Spain

Spain

Determined focus on becoming number one -- Gamesa strengthens vertical integration for globalisation

Gamesa of Spain is forging ahead with its international expansion strategy. Last month it confirmed that Gamesa Eólica, its manufacturing division, has secured new deals across four countries totalling 153 MW, while 122 MW was commissioned by developer Gamesa Energía in projects in Portugal and Italy.

Gamesa of Spain, one of the few to successfully combine wind turbine manufacturing with project development and the darling of wind investors on the stock markets, is forging ahead with its international expansion strategy. Last month it confirmed that Gamesa Eólica, its manufacturing division, has secured new deals across four countries totalling 153 MW, while 122 MW was commissioned by developer Gamesa Energía in projects in Portugal and Italy.

The new sales deals, for 60 MW each in Morocco and Portugal, 29 MW in China, and 14 MW in Germany, bring the company's export agreements announced this year up to at least 561 MW -- 100 MW shy of its 660 MW export target for the whole of 2005.

With exports seen as key in its bid to leap from second to first place in world turbine sales, the news pumped up Gamesa's share price, which had suffered a noticeable dip following the exit of its second largest shareholder, Nefinsa, after it sold its 21% stake in the company two months ago.

Gamesa's Alex Otaegui says the company expects to reach its export target, noting it has already secured sales contracts totalling 850 MW over 2005, although he declines to confirm exactly how much of this is for abroad. Gamesa Energía says it has orders for more than 5173 MW at an "advanced" stage of development spread across 15 countries. The extent and speed at which they are realised will determine if Gamesa is successful in its aim to knock Vestas into second place.

Centralisation

Gamesa is busy divesting non-wind related activities, including thermal and nuclear plant servicing, while retaining wind O&M. To aid the "internationalisation of sales" of Gamesa Eólica, the company is creating an international logistics centre to centralise the management and control of "all materials and components for nacelle assembly." The EUR 10 million Centro Logístico Internacional de Gestión de Materiales is to be "strategically" located in the region of Navarra on the border with France so it can "attend to Gamesa Eólica's needs on a global scale."

In fact, the new facility will sit next to one of several Gamesa Eólica blade factories in Spain -- a production plant acquired from the failed Spanish venture of one-time German blade maker NOI to produce carbon-fibre reinforced blades for 2 MW machines at a rate of 261 units a year, enough for 174 MW. The logistics centre is expected to come into operation before the end of 2006, when it will employ 36 people.

In its first year of operation, the centre will handle EUR 450 million of goods and run a fleet of 100 trucks, says Gamesa. It will also assemble groups of nacelle components, for subsequent export and full assembly in Gamesa facilities abroad including in China and Pennsylvania in the US, a key market for the company. Gamesa Energía already has agreements sell power from 600 MW of wind plant to Pennsylvanian electricity companies alone and is in the process of building a blade factory in the state, to go into production early in 2006.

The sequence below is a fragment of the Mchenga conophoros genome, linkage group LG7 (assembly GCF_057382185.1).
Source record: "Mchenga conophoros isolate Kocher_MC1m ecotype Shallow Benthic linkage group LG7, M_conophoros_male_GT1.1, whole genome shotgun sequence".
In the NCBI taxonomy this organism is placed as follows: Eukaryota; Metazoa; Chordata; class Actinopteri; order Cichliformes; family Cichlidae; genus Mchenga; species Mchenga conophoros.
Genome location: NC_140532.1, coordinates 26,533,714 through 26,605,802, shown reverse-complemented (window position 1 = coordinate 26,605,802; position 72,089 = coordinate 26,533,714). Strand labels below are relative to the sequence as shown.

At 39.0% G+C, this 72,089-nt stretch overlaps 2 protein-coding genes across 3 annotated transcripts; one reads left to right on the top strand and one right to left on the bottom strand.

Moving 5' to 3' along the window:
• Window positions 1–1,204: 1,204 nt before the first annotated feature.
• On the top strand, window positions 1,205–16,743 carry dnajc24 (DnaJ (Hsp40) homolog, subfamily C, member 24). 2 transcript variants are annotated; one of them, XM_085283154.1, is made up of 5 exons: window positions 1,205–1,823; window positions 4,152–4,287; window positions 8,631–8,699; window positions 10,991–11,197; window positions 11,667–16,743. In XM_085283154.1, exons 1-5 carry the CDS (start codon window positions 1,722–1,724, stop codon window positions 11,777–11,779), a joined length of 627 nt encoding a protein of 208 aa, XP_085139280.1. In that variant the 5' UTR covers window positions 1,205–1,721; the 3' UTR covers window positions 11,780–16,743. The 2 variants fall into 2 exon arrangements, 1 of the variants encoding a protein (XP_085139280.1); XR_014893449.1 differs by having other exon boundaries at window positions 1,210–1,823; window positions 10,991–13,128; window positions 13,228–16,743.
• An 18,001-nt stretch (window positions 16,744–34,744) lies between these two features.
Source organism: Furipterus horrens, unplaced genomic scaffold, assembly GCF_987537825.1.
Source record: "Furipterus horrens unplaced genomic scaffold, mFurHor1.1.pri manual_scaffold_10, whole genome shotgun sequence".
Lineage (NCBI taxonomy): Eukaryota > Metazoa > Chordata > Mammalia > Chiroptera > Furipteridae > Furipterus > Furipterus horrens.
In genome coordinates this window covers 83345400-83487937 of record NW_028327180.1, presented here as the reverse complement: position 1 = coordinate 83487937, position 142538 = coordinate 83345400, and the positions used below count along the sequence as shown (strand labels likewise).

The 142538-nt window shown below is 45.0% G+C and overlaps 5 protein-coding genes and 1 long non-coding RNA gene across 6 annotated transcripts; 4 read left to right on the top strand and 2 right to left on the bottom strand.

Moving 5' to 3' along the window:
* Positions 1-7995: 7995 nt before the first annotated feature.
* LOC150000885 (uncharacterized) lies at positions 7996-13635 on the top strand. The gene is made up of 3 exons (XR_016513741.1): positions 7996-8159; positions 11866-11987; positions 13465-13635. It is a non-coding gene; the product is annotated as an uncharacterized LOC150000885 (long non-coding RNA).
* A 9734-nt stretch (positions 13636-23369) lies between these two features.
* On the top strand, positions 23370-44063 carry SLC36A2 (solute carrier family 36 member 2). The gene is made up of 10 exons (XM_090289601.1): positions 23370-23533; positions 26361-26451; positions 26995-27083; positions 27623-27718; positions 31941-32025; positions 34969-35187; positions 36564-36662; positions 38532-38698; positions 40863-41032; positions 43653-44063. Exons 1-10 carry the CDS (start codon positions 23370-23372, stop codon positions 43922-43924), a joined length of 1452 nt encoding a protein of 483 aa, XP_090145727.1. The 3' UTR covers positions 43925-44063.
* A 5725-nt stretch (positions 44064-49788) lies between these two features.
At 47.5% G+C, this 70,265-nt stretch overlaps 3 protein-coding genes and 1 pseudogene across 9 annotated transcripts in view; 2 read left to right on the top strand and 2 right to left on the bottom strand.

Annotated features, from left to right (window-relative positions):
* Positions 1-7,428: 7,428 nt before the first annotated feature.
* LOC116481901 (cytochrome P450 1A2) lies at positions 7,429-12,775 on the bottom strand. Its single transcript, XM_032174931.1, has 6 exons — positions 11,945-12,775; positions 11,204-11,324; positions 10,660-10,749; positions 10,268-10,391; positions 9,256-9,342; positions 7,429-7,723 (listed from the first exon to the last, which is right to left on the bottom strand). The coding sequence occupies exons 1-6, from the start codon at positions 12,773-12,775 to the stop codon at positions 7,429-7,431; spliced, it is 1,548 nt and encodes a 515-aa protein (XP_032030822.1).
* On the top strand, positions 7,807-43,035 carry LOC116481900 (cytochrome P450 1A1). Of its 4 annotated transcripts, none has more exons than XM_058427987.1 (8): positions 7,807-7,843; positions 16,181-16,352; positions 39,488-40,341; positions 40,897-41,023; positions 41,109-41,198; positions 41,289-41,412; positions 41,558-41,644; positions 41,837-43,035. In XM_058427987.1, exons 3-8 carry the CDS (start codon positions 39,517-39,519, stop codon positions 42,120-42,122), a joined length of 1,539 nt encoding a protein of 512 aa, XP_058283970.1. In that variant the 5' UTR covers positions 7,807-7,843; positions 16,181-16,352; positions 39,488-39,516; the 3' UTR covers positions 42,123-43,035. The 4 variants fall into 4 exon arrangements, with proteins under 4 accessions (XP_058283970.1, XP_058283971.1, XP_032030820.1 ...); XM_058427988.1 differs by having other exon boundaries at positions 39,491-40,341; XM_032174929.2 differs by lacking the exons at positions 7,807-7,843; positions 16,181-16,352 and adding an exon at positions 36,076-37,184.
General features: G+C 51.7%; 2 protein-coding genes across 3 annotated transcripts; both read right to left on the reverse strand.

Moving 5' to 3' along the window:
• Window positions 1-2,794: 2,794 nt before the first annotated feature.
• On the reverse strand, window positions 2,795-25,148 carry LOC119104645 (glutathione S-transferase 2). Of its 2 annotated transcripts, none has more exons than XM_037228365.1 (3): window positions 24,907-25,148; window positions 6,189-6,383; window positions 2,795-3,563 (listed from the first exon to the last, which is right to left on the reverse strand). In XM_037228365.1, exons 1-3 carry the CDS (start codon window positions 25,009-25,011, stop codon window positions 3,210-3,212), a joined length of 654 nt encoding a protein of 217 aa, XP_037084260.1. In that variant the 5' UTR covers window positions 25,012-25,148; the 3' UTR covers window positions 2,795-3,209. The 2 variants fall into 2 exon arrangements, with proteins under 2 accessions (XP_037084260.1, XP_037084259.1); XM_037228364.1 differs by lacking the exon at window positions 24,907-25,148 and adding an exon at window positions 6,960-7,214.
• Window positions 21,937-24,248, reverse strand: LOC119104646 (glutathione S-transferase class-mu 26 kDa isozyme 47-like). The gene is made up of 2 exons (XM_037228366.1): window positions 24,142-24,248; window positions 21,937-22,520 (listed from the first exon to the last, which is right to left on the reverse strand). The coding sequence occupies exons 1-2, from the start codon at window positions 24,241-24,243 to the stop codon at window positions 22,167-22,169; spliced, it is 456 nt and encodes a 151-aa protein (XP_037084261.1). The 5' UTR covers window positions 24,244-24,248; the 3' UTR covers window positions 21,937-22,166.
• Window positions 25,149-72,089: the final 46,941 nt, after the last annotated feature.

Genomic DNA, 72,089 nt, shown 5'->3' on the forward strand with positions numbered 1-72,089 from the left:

In Portugal

Gamesa Eólica's EUR 46 million deal for 30, 2 MW machines with Lisbon developer Tecneira will bring the company's online total in Portugal to over 160 MW, up from zero capacity 18 months ago. The order comes on the heels of the commissioning of the 80 MW Terras Altas do Fafe wind farm -- Portugal's biggest wind plant to date -- developed by Gamesa Energía using Gamesa Eólica 2 MW machines.

Gamesa Energía says it has a further 240 MW of projects in the country scheduled to go online by 2007. With the Portuguese government calling for 1700 MW of new wind capacity, Spanish utility Iberdrola, also Gamesa's biggest single shareholder and a developing partner in Portugal, says it will apply to build a factory in the country. Few doubt that Gamesa Eólica will be its chosen technology partner.

The deal in Morocco is the company's first in Africa. The EUR 63 million contract, the winning bid in an international call for tenders issued by the country's central government, is for the supply and installation of 71, 850 kW turbines and includes operation and maintenance. Morocco is "a country with strong energy potential which, in the next few years, expects a five-times increase its installed wind capacity," says Gamesa.

And China

Meanwhile, the company's latest Chinese contract is for 34, 850 kW turbines for two projects, both being developed by Liaoning Jinshan Wind Power, for the north-eastern province of Liaoning. Combined Gamesa turbine sales in China this year now reach 225 MW. Gamesa was China's top turbine supplier in 2004, delivering 71 MW and sees the country as a market with "huge potential" thanks to the introduction of the national renewable energy law in February 2005 and its 20 GW by 2010 wind target. Gamesa still has no industrial facility agreement in the country, unlike its key foreign competitors Vestas and Nordex of Germany, or even its smaller Spanish competitor Ingetur, owned by EHN Acciona.

In Germany, the 13.9 MW announced is across five deals, the largest of which is for nine 850 kW machines for the Straguth project in Magdeburg being developed by WPD GmbH & CO KG. The rest goes to developers Zopf Umweltgerechte Energieprojekte and EMA Energie Management Agentur.

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